How do you install an expansion joint?

December 1, 2011

The necessary steps for installing all expansion joints shall be pre-planned. The installers shall be made aware of these steps as well as the installation instructions furnished by the manufacturer. The most critical phases of the expansion joint installation are as follows.

  • Care shall be exercised to prevent any damage to the thin bellows section, such as dents, scores, arc strikes and weld spatter.

  • No movement of the expansion joint (compression, extension, offset, rotation and especially torsion) due to piping misalignment, for example, shall be imposed which has not been anticipated and designed into the movement capability of the expansion joint. If such movements are imposed, they can result in system malfunction, damage to the bellows or other components in the system. Specifically, cycle life can be substantially reduced, forces imposed on adjacent equipment may exceed their design limits, internal sleeve clearances may be adversely affected, and the pressure capacity and stability of the bellows may be reduced.

  • Any field pre-positioning shall be performed in accordance with specific instructions which include both the direction and magnitude of the movement.

  • Anchors, guides and pipe supports shall be installed in strict accordance with the piping system drawings. Any field variances from planned installation may affect proper functioning of the expansion joint and must be brought to the attention of a competent design authority for resolution.

  • The expansion joint, if provided with internal sleeves, shall be installed with the proper orientation with respect to flow direction.

  • After the anchors or other fixed points are in place and the piping is properly supported and guided, the expansion joint shipping devices should normally be removed in order to allow the expansion joint to compensate for changes in ambient temperature during the remainder of the construction phase.

How does a toroidal expansion joint work?

December 1, 2010

A toroidal convolution consists of a circular tube (or totus) wrapped around weld ends or pipe ends having a gap at the I.D. to permit axial stroke. A toroidal expansion joint may consist of one convolution, or multiple convolutions. This joint is also known as an Omega bellows expansion joint for it resembles the Greek letter Omega. Most toroidal bellows are hydraulically formed which requires high pressure. Others are free formed, similar to blowing up a balloon. More accurate convolution shapes may be formed into toroidal dye cavities. Since this forming pressure is high, pressure resistance is also high.”U” shaped bellows cause a bending stress due to the pressure load on the convolution side wall. This generally determines the maximum pressure, however the toroid contains only membrane stress thus determining the maximum pressure. Due to the toroidal shape, deflection is limited. With “U” shaped convolutions, more deflection can be achieved but allowable pressures are lower.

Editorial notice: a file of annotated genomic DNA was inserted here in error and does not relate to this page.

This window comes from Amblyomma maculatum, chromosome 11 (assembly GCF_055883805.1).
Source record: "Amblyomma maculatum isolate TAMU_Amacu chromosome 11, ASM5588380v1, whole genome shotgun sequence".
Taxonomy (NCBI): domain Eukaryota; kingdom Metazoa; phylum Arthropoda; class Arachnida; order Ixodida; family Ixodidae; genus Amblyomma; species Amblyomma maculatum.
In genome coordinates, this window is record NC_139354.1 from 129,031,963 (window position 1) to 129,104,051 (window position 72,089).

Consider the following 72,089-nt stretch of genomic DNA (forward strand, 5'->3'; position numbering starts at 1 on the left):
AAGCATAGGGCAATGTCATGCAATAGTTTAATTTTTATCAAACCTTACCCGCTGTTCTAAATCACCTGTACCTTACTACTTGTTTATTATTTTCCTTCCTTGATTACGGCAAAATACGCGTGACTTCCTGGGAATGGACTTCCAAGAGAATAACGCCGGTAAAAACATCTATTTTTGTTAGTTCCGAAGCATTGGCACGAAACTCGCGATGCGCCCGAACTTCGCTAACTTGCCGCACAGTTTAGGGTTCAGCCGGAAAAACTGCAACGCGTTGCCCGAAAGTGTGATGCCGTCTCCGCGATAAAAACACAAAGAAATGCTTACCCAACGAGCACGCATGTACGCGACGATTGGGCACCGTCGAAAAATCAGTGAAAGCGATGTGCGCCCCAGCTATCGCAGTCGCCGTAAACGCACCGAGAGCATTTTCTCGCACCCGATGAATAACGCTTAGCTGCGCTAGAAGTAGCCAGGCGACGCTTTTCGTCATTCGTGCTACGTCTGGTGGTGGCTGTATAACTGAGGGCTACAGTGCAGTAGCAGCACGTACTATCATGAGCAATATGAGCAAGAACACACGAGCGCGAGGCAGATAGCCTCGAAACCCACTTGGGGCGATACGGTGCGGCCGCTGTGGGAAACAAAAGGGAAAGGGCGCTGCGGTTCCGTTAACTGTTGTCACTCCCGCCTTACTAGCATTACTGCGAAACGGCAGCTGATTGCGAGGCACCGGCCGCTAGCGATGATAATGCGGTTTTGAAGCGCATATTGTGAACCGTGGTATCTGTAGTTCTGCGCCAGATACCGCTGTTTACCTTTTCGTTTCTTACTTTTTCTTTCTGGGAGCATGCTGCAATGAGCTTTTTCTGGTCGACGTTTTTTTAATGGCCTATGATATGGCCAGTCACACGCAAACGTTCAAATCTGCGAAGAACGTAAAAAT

Toroidal Bellow Expansion Joint
Toroidal Bellow Expansion Joint

How many expansion joints should be used in a pipe?

The number of expansion joints used on a pipe depends on the length of the pipe, the pressure, the temperature, and the size. Upon knowing these design conditions, we can inform you of the number of expansion joints the pipeline requires.

Where do we use expansion joints in piping?

Using expansion joints on piping depends upon the configuration of the piping where you will place the expansion joint to absorb thermal expansion or contraction.

How do you service test an expansion joint?

Expansion joints are maintenance free. They can only be tested if the expansion joint is supplied with 2-ply testable bellows using vacuum or air pressure testing.

How do you perform a burst test?

The burst test is primarily conducted on bellows. Normally, hydraulic pressure is slowly increased until failure occurs. Based on the burst test results, a safety factor is applied. This establishes the ultimate pressure rating.

Burst Testing
Burst Testing

What is burst testing?

The objective of the burst test is to determine the ultimate pressure resistance. This test is primarily conducted on bellows. Normally, hydraulic pressure is slowly increased until failure occurs. Based on the burst test results, a safety factor is applied. This establishes the ultimate pressure rating.

Burst Testing
Burst Testing
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